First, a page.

Objectively projecting a college football team’s performance based on information coming out of fall camp requires using the same filter for tales told at major-league baseball spring training camps.
In both scenarios, the teams haven’t lost a game. The injuries haven’t mounted. Athletes injured in past seasons are healthy and ready to go. Young players are a year older and presumably a year better. Experienced athletes spread wisdom.
And just about every team looks better than it did when it was last seen ending a season or breaking a camp.
Even using the filter that constantly reminds us that training camps inflate optimism by their very nature, I had no trouble believing first-year Kansas University linebackers coach Kevin Kane when he said he feels a great deal better now about the position’s depth than he did in April. Back then, as an experienced, healthy linebacker, junior Courtney Arnick had very little help.
It’s only one position group on a team lacking depth in so many areas, but any good news is welcome for a program starting from scratch.
Five things needed to happen for the linebacker position to undergo an upgrade from frighteningly thin to adequate. So far, the Jayhawks are 5-for-5.
No. 1: The coaching staff needed to scour the country to identify a linebacker who could graduate with remaining eligibility and woo him to Kansas. That happened in late April, when Marcquis Roberts announced his intention to transfer from South Carolina, where he started 14 games in the past two seasons, to Kansas for his remaining two years of eligibility.
No. 2: Roberts needed to graduate and recover from various injuries in time to establish himself as a veteran presence in practice. He has done so.
“Marcquis has done a great job,” Kane said Monday. “I’m very excited about what he can do. He’s a very instinctual football player. He just gets it. There’s not a lot of coaching involved with what he’s able to do. He just reads the plays and finds the football. I’m excited to see him come game day.”
Kansas linebackers coach Kevin Kane speaks with media members on Aug. 17, 2015, about the Jayhawks' weekend scrimmage and what he has seen thus far out of the KU linebackers, including Kyron Watson, Marcquis Roberts and Joe Dineen.
Defensive coordinator Clint Bowen called Roberts “a legitimate BCS player.”
No. 3: Local boy Joe Dineen had to bounce back from a torn labrum (shoulder) that kept him out of spring practices and needed to learn a new position quickly.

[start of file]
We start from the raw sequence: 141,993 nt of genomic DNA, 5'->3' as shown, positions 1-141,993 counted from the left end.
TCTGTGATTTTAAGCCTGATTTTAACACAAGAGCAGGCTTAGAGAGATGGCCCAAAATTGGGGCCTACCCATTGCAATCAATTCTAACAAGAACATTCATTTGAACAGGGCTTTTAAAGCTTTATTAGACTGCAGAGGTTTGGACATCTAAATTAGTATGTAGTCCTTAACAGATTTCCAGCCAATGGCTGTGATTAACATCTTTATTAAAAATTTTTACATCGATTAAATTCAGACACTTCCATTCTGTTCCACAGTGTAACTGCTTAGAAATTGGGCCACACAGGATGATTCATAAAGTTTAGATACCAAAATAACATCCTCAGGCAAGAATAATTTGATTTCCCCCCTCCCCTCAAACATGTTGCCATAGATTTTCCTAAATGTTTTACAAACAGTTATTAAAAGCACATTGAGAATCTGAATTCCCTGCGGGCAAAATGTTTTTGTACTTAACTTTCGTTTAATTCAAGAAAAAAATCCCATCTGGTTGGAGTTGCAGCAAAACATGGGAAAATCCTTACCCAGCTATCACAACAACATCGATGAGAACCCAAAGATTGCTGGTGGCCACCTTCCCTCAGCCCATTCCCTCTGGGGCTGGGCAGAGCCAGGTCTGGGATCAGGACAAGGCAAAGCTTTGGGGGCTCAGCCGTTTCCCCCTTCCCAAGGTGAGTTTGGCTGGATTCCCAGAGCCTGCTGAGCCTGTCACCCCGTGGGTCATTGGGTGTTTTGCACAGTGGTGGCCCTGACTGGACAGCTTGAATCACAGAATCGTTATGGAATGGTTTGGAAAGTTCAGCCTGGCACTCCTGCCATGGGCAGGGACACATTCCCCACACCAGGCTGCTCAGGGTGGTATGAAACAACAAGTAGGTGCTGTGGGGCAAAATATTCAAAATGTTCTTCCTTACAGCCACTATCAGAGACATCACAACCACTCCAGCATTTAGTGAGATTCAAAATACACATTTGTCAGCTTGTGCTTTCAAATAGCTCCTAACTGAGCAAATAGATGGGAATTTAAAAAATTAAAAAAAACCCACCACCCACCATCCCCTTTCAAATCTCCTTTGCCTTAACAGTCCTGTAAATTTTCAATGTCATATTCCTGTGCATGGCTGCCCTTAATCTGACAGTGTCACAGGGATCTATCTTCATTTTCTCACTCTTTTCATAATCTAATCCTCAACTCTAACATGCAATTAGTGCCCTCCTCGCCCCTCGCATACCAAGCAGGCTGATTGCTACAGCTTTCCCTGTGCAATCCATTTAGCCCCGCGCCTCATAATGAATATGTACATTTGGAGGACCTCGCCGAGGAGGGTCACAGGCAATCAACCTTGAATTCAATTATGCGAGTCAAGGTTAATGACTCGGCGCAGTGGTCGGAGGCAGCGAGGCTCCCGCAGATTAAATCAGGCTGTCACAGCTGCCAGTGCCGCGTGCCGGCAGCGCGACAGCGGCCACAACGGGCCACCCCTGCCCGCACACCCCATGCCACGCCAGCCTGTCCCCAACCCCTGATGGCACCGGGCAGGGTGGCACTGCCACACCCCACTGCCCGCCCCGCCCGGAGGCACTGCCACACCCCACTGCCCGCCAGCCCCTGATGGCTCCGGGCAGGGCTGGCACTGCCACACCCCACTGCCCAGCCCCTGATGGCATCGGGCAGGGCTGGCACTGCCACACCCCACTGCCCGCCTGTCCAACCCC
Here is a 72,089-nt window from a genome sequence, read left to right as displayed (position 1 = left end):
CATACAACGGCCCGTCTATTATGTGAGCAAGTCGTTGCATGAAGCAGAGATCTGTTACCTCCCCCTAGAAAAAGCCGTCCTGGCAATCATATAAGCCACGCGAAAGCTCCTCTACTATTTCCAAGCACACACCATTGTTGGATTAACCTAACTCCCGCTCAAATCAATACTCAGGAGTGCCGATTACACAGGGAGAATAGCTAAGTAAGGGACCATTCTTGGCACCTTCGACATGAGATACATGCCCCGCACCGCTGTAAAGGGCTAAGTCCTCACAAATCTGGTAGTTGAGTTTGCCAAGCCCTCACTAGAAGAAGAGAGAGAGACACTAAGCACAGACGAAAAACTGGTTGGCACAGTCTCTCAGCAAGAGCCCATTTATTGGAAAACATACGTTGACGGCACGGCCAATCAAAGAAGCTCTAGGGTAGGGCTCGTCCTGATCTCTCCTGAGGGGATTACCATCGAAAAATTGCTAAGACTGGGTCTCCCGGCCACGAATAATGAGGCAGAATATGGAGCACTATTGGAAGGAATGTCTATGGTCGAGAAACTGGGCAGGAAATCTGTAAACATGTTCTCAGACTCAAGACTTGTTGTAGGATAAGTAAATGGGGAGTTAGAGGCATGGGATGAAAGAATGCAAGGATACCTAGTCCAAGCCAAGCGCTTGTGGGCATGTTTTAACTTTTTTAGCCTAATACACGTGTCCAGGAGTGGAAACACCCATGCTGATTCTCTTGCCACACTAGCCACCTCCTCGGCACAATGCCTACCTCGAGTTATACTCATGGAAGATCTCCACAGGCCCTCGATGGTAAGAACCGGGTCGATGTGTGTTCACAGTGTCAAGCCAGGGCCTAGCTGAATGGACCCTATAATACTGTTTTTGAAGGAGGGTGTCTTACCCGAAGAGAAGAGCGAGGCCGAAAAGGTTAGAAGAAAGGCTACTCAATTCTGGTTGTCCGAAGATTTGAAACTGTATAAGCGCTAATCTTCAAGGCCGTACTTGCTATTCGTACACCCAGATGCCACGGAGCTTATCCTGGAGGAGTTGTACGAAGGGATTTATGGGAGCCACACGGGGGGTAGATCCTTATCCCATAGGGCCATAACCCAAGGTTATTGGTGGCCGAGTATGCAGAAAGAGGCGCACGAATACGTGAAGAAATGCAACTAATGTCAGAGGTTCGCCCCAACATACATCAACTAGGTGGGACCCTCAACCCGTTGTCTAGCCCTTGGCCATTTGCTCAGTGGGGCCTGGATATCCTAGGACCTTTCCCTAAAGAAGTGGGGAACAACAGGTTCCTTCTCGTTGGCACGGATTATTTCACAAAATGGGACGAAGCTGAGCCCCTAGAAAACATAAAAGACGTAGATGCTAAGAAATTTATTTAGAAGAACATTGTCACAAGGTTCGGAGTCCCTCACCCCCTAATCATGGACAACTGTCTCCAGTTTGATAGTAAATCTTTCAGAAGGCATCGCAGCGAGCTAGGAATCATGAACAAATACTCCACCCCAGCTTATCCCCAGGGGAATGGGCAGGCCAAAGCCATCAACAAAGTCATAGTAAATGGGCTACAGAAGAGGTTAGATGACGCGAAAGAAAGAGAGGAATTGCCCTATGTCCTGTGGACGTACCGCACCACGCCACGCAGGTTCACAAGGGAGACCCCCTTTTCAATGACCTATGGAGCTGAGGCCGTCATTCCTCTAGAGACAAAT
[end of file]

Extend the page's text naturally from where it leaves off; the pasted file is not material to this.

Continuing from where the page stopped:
Dineen said he feels 100 percent recovered from the injury and added he likes linebacker because it rewards playing with a “psycho” edge. Dineen played running back, quarterback and safety in high school. Last season, as a true freshman, he started the season at running back and was moved to safety for the final two games.
Is he thinking like a linebacker yet?
“He’s getting there,” Kane said. “I’m very excited with where he’s come. He missed spring, so this is his spring ball and fall camp all in one. And I think he’s been able to take it all in and soak it all up. He’s getting that mentality a little bit as far as, ‘I’m going to go run and hit somebody,’ instead of being on the back end, reading and analyzing stuff.
“He had a good scrimmage (Saturday.) He made a few big plays, and he’s becoming more physical as camp has gone on. I think he’ll have a big part in what we’re going to do here.”
No. 4: Kyron Watson needed to change his body, tone it up. He looks completely different from the spring, when he carried too much weight and not in a muscular way. Not a burner when in top shape, he looked extremely slow when out of shape. Now that he has dropped fat in favor of muscle, Watson has a shot at working his way onto the two-deep depth chart, where his strong football instincts can translate to productive play.
“He’s a hitter, and I know he was a highly touted guy coming out of high school, but he’s going to have to earn what he gets,” Kane said. “And he’s had a good fall camp.”
Kane, who praised Watson for changing his body, “just from the spring,” revealed Watson had an interception during Saturday’s scrimmage.
No. 5: Schyler Miles needed to withstand the pain that comes with playing football with a knee shy on cartilage. He has passed that test so far, drawing praise from the coaching staff for strong instincts and punishing hits.